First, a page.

Teacher Leadership Opportunities Teachers Can Pursue In A Changing World

contributed by Dr. Jana Hunzicker, Associate Dean and Professor, Bradley University, jhunzicker@bradley.edu

Without warning, the year 2020 unleashed an era of schooling that took most of us completely by surprise.

In the blink of an eye, schools closed. Overnight, classes went online. Before we knew it, daily commutes and dry cleaning were replaced with Zoom meetings and pajama pants. Now almost three months into the new school year, most of these unprecedented trends remain strong as we begin to settle into the ‘new normal’ of PPE (personal protective equipment), hand sanitizer, and social distancing. But we don’t have to settle. As a result of the COVID-19 pandemic, numerous opportunities for teacher leadership offer the potential to significantly transform American schooling.

I recently developed a simple teacher leadership framework called the Five Features of Teacher Leadership (see Figure 1). Teacher leadership is student-centered, action-oriented, beyond one classroom, a positive influence, and collaborative. Teacher leadership is student-centered because its ultimate objective is student learning and well-being. Teacher leadership is action-oriented because it involves hands-on effort and engagement toward a specific purpose.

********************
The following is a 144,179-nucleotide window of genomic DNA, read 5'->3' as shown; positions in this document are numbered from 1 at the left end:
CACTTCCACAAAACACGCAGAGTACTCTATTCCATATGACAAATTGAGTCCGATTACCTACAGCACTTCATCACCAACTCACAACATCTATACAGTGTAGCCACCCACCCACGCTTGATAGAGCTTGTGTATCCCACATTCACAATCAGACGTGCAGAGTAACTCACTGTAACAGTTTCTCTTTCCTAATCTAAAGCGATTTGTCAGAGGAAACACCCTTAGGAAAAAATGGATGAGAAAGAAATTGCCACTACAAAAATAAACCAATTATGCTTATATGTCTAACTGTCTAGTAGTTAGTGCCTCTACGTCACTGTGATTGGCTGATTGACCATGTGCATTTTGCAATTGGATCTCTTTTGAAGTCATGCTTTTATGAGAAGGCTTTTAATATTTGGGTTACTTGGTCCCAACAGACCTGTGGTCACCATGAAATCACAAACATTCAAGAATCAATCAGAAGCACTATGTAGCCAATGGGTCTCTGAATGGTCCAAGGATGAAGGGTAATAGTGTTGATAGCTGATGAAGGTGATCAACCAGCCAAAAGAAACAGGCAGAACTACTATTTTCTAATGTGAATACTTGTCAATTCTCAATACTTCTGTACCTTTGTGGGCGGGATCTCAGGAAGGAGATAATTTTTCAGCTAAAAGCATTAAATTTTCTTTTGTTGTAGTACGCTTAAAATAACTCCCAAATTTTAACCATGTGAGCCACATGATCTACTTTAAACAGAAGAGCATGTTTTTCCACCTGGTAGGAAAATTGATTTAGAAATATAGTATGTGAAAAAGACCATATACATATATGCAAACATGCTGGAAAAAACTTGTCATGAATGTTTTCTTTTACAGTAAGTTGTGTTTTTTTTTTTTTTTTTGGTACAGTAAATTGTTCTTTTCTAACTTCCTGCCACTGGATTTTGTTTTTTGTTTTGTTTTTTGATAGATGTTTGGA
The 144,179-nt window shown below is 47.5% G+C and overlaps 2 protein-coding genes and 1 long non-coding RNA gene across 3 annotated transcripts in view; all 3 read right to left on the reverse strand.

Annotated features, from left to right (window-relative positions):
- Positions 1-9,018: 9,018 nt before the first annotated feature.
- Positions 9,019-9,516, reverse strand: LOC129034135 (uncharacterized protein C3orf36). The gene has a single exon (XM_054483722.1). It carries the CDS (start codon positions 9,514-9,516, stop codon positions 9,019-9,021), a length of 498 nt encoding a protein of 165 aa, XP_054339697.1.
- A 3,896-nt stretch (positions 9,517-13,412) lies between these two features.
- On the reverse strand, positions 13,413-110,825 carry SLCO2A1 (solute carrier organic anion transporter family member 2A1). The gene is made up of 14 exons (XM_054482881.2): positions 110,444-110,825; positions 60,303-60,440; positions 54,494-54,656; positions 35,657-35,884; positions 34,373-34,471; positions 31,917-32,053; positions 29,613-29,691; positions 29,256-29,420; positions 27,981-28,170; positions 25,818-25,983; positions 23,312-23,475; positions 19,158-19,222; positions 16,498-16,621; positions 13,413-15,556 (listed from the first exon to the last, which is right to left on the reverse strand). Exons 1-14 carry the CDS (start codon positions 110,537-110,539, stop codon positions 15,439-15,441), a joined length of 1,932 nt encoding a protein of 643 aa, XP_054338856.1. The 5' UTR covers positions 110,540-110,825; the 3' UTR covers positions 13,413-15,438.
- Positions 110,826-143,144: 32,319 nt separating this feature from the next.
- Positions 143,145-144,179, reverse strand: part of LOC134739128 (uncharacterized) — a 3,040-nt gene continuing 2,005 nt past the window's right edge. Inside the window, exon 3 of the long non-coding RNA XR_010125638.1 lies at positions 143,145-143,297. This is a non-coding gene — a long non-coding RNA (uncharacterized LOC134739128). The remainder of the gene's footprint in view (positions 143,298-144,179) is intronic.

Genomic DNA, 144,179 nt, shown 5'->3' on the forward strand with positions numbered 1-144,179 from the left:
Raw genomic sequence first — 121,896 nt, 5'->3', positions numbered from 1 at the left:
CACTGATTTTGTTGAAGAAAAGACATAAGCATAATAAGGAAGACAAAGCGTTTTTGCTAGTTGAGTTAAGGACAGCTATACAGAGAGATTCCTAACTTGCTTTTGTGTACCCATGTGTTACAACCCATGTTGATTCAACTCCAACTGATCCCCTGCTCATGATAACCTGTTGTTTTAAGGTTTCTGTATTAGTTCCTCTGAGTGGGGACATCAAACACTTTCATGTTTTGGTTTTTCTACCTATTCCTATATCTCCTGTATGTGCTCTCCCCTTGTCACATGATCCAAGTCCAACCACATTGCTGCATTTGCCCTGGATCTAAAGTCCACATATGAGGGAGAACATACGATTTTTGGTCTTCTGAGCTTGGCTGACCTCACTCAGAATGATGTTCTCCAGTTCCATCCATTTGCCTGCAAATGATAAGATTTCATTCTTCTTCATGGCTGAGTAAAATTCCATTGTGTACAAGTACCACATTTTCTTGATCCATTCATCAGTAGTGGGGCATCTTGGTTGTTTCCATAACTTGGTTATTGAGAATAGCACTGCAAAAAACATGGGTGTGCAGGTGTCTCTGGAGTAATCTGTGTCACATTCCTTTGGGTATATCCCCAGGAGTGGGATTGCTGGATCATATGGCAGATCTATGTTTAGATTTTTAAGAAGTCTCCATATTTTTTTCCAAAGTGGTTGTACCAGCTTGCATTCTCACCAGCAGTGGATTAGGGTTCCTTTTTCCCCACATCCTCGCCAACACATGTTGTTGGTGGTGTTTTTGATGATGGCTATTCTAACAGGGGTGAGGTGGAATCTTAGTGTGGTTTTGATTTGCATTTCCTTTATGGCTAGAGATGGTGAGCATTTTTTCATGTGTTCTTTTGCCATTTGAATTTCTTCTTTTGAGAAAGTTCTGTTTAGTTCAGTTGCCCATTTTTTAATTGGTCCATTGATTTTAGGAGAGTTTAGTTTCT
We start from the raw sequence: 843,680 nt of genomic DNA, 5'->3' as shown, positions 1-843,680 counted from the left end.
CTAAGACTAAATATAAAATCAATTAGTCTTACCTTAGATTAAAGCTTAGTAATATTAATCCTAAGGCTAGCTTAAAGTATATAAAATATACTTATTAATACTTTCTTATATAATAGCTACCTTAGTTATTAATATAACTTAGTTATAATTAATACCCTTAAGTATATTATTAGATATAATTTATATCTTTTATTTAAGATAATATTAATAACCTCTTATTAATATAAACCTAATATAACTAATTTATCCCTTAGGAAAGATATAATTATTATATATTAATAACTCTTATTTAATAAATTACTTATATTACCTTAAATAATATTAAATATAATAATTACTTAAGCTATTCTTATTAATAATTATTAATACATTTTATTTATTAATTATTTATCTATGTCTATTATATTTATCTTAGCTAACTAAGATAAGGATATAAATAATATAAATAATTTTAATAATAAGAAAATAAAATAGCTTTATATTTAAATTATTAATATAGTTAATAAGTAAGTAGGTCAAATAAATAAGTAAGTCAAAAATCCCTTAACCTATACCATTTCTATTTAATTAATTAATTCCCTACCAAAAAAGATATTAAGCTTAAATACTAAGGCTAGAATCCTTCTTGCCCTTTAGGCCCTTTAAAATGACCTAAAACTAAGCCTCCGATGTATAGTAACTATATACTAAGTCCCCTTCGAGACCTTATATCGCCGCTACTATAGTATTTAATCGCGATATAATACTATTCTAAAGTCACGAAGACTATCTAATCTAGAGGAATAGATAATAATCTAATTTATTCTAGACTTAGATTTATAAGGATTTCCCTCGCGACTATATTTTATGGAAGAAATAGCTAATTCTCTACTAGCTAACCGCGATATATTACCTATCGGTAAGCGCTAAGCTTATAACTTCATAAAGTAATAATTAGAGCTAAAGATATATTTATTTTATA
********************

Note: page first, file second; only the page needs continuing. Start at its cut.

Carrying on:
Teacher leadership extends beyond one classroom because it involves, affects, and/or benefits students across classrooms, grade levels, teams, schools, and/or districts. Teacher leadership is a positive influence because it benefits students, builds relationships with colleagues, and encourages participation and engagement. Teacher leadership is collaborative because teacher leaders work together with others to accomplish tasks, address challenges, and resolve problems.

When all five features are enacted at once–not to mention the ways schools and classrooms have been subject to disruption through learning technology for decades now well before COVID-19–teacher leadership flourishes and everyone has the chance to benefit.

With this framework in mind, let’s consider four leadership opportunities teachers can pursue right now.

Teacher Leadership Opportunity 1: Effective Teaching

With the onset of COVID-19, teachers across the nation had to pivot from teaching practices that were familiar and comfortable to online alternatives that were new and challenging. America’s teachers are still working to master the most effective instructional technologies and approaches for teaching face-to-face, online, and in many cases, both. The time is ripe for professional development for teachers related to pedagogy and learning technologies, differentiated instruction, and instructional accommodations aimed at customizing learning based on each student’s needs.